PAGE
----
NY's Top Court To Decide Who Can Discipline Police

By Tracey Read | October 13, 2023, 8:27 PM EDT ·

The state of New York has a longstanding tradition of allowing civilian boards to review complaints against police officers and impose discipline for instances of misconduct.

But are municipalities that have previously bargained with police unions to establish disciplinary processes barred from changing course to adopt systems designed to be more accountable to the public?

That's the question that New York's highest court is set to hear this month.

On Oct. 18, the New York State Court of Appeals will hear oral arguments in Rochester Police Locust Club Inc. v. City of Rochester and Council of the City of Rochester.

The case comes before the judges after the Fourth Department of the Appellate Division affirmed a lower court's 2020 ruling that Rochester lacked the authority to establish a police accountability board to review and adjudicate complaints against Rochester police officers and to impose discipline as appropriate.

At issue is whether a local law that was passed in 2019 establishing the board complied with New York state law and the Rochester City Charter.

On Sept. 1, Harris Beach PLLC attorney Brian D. Ginsberg filed a friend of the court brief on behalf of the Albany Community Police Review Board, a similar review body, asking that the Fourth Department's opinion be reversed.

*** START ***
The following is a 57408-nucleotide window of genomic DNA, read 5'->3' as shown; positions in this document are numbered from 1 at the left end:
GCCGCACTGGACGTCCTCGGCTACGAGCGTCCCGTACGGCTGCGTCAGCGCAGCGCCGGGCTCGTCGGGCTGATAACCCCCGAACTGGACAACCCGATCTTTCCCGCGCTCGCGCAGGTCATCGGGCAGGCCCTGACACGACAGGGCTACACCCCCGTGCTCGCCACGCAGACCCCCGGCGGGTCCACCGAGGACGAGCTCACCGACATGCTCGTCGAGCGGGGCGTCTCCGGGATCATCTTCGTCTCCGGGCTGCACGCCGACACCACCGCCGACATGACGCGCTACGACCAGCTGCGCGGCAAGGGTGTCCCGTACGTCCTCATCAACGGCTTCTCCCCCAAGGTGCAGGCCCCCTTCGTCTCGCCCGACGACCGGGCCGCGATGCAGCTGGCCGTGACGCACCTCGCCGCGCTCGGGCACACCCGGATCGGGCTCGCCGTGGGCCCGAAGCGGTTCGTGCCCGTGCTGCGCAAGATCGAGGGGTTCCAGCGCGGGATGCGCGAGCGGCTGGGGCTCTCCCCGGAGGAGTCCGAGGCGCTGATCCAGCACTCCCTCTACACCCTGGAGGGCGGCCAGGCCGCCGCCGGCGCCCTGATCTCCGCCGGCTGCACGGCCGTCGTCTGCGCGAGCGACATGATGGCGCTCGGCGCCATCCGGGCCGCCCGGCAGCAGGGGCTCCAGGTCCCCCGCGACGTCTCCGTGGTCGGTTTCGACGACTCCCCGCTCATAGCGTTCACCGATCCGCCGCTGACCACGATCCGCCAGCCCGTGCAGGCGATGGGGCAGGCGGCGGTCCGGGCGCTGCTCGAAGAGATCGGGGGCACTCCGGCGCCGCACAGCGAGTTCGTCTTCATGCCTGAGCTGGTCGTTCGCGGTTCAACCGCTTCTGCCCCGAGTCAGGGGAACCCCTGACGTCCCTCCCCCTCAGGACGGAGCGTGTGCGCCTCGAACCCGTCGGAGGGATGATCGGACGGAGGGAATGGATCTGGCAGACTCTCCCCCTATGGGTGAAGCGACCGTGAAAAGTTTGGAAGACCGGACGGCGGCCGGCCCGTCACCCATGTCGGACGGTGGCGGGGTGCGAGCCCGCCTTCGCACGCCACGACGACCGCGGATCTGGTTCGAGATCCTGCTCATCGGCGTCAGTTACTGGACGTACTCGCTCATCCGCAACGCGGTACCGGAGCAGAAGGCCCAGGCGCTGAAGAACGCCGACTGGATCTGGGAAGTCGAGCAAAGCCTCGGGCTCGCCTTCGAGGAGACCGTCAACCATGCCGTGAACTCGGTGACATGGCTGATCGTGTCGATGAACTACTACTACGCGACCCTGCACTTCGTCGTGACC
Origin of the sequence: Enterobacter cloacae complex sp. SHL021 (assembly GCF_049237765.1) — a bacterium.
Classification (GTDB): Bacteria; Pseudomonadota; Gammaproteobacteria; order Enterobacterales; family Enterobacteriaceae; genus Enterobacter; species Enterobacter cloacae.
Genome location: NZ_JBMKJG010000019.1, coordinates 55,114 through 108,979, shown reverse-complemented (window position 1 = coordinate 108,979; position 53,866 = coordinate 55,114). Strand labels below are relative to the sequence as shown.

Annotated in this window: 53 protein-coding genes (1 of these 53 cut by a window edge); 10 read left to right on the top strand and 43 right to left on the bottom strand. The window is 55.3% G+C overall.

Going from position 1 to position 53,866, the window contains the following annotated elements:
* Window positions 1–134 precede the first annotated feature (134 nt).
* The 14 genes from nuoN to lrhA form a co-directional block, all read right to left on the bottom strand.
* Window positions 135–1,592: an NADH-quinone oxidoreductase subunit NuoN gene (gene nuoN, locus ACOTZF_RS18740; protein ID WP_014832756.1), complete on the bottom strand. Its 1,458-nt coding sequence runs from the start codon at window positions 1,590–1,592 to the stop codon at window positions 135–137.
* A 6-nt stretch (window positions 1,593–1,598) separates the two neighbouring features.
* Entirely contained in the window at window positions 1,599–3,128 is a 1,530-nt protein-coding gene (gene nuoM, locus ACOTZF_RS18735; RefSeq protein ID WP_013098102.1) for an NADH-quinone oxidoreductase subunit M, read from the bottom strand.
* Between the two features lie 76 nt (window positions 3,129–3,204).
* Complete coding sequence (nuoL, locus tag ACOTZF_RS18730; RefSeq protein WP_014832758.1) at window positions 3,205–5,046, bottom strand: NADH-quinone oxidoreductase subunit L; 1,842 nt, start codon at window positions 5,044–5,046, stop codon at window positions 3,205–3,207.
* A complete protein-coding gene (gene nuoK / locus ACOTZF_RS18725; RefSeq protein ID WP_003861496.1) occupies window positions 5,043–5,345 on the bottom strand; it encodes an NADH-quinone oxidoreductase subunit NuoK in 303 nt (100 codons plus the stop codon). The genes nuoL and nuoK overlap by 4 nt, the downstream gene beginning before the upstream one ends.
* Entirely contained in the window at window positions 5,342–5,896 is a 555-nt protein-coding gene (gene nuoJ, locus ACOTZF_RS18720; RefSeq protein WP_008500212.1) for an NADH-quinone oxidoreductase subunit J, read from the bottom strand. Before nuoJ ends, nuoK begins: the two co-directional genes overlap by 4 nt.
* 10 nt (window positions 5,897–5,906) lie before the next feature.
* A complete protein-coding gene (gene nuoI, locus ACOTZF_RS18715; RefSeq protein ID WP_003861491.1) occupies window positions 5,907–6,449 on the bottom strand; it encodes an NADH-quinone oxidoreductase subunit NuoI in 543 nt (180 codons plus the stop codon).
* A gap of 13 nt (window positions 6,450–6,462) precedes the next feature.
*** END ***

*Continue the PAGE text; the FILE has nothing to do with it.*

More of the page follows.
Ginsberg, who is co-chair of Harris Beach's national appellate practice group, told Law360 that the case is a great opportunity to tackle not only technical and doctrinal issues about the interaction of state and local laws, but also issues about how best to handle matters when police are accused of failing to live up to their obligations to serve and protect the community.

"They are hot button issues right now in the world and in the state of New York in particular," Ginsberg said. "And this was a very, very opportune time to address them."

The Facts

The case stems from a 2020 declaratory judgment action filed by Rochester's police union and a local officer challenging a city law creating a police accountability board.